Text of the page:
Expanding on our How to Build a Budget LS Engine series, we’ll be taking a look at how to test, service and repair components for many popular budget GEN III engines. One of the engines we speak about at length in our Budget Build series, is the LM7.
The LM7 is an increasingly popular engine for swappers to choose, because it’s so readily available and cheap. Most LM7 swaps can be found for under 1000 dollars, making it a good candidate for your own LS build. The LM7 engine replaces the older LR4, and checks in at 5.3 liters of GEN III goodness.
With a longer stroke and slightly larger displacement than it’s predecessor the LM7 is one of the most common engines you can buy. Output from this engine is 275 hp and 320 ft lbs of torque in the most common or pre-2003 trims, after the 2003 model year you have a little bit more power at 285hp and 320 ft lbs, but lose the cable actuated throttle.
The LM7 can be found in many different GM vehicles, but most commonly can be found in these following trucks
- 2002–2006 Chevrolet Avalanche
- 2003–2007 Chevrolet Express/GMC Savana
- 1999–2007 Chevrolet Silverado 1500
- 1999–2007 GMC Sierra 1500
- 2000–2006 Chevrolet Suburban/GMC Yukon XL
- 2000–2006 Chevrolet Tahoe/GMC Yukon
We’re going to be testing the mass air flow sensor in a LM7 engine set today, in the event that you’ve swapped the entire engine into your car already. OBDII DTC Trouble codes that may relate to this issue are : P0101 or P0102 related to the mass air flow (MAF) sensor.
The Mass Air Flow Sensor ( MAF ) for our 2003 LM7 is part number 12574383 or 15926193 from GM and is connected by way of a five pin engine connector. These part numbers are for the Mass Air Flow Sensor and Housing, but can often be labeled as Mass Air Flow Housing.
You can also replace just the sensor itself and re-use your old housing, that GM part number is 10349461. You will need a multimeter or similar voltage reading device to complete our How To Test LM7 MAF Guide.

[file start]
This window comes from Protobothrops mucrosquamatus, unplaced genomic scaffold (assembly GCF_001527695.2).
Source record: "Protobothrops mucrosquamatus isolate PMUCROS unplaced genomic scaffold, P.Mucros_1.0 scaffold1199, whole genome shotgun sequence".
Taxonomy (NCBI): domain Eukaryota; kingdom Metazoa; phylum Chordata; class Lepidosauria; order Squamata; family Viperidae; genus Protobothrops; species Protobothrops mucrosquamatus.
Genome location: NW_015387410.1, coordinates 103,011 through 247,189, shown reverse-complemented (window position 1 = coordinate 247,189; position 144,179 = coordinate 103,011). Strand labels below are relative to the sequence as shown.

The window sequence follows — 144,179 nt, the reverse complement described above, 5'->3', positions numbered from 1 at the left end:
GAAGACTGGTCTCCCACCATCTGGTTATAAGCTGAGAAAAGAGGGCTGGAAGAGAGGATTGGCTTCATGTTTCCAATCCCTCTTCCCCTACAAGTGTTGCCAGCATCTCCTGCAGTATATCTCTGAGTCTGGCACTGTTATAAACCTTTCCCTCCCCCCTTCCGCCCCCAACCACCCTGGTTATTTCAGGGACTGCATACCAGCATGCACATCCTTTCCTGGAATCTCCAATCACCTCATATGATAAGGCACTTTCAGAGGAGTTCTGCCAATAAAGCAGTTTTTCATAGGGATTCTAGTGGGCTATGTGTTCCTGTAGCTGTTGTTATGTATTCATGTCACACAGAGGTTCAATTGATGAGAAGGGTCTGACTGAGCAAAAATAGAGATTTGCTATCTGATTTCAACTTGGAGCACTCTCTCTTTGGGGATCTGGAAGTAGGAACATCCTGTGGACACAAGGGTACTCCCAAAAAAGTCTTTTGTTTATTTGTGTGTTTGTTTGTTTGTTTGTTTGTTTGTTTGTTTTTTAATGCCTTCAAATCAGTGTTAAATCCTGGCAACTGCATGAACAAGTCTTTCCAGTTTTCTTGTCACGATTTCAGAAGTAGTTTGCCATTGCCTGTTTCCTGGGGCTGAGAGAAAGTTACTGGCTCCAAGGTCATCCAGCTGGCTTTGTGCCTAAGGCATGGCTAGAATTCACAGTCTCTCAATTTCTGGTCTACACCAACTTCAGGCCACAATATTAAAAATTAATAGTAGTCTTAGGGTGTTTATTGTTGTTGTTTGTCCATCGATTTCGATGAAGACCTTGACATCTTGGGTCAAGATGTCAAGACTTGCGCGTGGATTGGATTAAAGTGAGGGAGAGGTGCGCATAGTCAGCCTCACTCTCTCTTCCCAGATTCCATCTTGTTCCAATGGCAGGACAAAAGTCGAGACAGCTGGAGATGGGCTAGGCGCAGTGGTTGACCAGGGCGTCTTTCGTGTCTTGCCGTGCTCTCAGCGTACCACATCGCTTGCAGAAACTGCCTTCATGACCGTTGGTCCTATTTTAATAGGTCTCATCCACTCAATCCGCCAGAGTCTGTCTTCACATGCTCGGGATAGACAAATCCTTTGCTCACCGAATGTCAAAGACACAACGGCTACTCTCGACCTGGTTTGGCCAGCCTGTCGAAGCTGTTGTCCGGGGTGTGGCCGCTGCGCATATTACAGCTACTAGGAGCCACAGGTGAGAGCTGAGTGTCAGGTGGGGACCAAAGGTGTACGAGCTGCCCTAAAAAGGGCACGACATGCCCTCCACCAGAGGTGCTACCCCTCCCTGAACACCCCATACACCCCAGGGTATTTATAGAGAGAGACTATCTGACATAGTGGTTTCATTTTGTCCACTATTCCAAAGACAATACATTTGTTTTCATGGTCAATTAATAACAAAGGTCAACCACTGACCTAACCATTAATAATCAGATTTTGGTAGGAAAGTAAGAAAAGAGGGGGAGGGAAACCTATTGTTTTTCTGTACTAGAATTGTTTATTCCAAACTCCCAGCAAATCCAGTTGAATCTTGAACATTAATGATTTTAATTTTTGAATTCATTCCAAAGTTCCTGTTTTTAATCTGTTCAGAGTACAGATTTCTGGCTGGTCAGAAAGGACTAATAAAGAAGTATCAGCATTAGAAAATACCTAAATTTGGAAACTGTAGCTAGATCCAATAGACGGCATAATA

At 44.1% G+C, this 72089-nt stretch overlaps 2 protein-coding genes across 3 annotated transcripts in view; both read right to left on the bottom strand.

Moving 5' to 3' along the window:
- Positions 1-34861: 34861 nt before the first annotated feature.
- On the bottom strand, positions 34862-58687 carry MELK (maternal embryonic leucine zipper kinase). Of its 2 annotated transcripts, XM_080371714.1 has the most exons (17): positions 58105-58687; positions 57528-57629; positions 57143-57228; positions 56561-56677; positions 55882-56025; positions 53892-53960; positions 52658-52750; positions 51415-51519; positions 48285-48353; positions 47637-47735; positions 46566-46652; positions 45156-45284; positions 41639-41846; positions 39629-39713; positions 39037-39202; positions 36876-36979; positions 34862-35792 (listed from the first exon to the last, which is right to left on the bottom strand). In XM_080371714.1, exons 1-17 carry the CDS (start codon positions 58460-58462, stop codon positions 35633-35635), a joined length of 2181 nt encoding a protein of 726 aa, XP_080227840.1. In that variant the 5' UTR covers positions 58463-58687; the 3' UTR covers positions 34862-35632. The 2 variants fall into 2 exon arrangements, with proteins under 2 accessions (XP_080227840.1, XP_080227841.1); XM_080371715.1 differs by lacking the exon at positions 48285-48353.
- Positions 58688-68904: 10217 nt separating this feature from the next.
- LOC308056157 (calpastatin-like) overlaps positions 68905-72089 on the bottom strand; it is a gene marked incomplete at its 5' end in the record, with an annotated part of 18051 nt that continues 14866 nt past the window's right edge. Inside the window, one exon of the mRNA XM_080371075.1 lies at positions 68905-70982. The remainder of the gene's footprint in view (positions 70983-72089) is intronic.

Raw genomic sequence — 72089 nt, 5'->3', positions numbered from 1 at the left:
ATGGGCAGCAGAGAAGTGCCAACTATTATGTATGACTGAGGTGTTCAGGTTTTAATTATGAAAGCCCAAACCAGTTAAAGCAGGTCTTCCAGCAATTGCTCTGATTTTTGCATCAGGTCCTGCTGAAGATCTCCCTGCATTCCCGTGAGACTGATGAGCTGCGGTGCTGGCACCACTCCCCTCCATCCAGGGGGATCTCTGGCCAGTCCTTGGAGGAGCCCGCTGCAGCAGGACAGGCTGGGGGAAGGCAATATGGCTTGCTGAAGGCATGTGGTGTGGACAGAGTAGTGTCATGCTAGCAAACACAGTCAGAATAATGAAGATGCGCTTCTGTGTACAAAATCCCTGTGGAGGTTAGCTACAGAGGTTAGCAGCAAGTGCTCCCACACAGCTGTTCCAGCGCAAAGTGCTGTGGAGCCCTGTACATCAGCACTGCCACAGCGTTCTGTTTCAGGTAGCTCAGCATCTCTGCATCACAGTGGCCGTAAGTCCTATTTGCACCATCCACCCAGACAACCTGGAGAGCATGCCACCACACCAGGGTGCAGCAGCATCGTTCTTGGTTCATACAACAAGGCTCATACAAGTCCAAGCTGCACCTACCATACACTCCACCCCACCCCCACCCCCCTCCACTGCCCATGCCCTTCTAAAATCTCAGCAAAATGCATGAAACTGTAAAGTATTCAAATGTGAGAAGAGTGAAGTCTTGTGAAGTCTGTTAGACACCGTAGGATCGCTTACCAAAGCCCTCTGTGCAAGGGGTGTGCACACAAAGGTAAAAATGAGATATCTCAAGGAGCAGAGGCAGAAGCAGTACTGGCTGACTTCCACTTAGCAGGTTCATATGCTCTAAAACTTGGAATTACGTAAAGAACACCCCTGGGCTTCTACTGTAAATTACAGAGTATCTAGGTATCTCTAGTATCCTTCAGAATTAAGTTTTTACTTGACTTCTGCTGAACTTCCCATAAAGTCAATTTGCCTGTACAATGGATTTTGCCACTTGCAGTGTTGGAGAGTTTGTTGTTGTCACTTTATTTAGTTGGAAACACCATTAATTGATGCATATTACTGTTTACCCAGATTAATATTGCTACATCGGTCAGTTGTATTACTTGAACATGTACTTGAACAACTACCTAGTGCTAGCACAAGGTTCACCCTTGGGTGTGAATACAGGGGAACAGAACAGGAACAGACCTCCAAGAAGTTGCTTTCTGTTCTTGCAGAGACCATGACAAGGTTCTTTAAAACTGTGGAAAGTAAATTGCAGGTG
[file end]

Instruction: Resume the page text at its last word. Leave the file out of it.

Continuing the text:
To begin locate your mass air flow meter, which should be placed inline of your intake snorkel. Put the key in the ignition and turn it to the “ON” position, but do not turn on the motor.
To unplug the MAF connector, you will need to pull up on the white plastic retaining clip that’s part of the MAF connector.
With this white retaining tab pulled up, you can now depress the MAF clip and unplug your mass air flow sensor.
Now inspect the five pin terminal for any damage, and get your multimeter out. You need to put your multimeter in DC mode, and put the black lead on the negative battery terminal.
Take the red lead now and test PIN 2 shown in the diagram above as switched power. You can test the power with the connector off, or backprobe it with the connector back on the MAF.
If you have power at this wire, move on to the middle wire and test here for low reference signal or a ground.
If you have power and ground at these two wires, the next move it to re-connect the MAF plug and backprobe PIN 1 or the MAF signal wire for the kHZ signal being transmitted back to the ECU.
Test the operating range of the MAF signal wire as the last part of our How To Test LM7 MAF article. If these wires do not check out, you either have a failed MAF or a break in the wiring back to your ECU.
Have any questions about our How To Test LM7 MAF Guide? Leave us a comment below!
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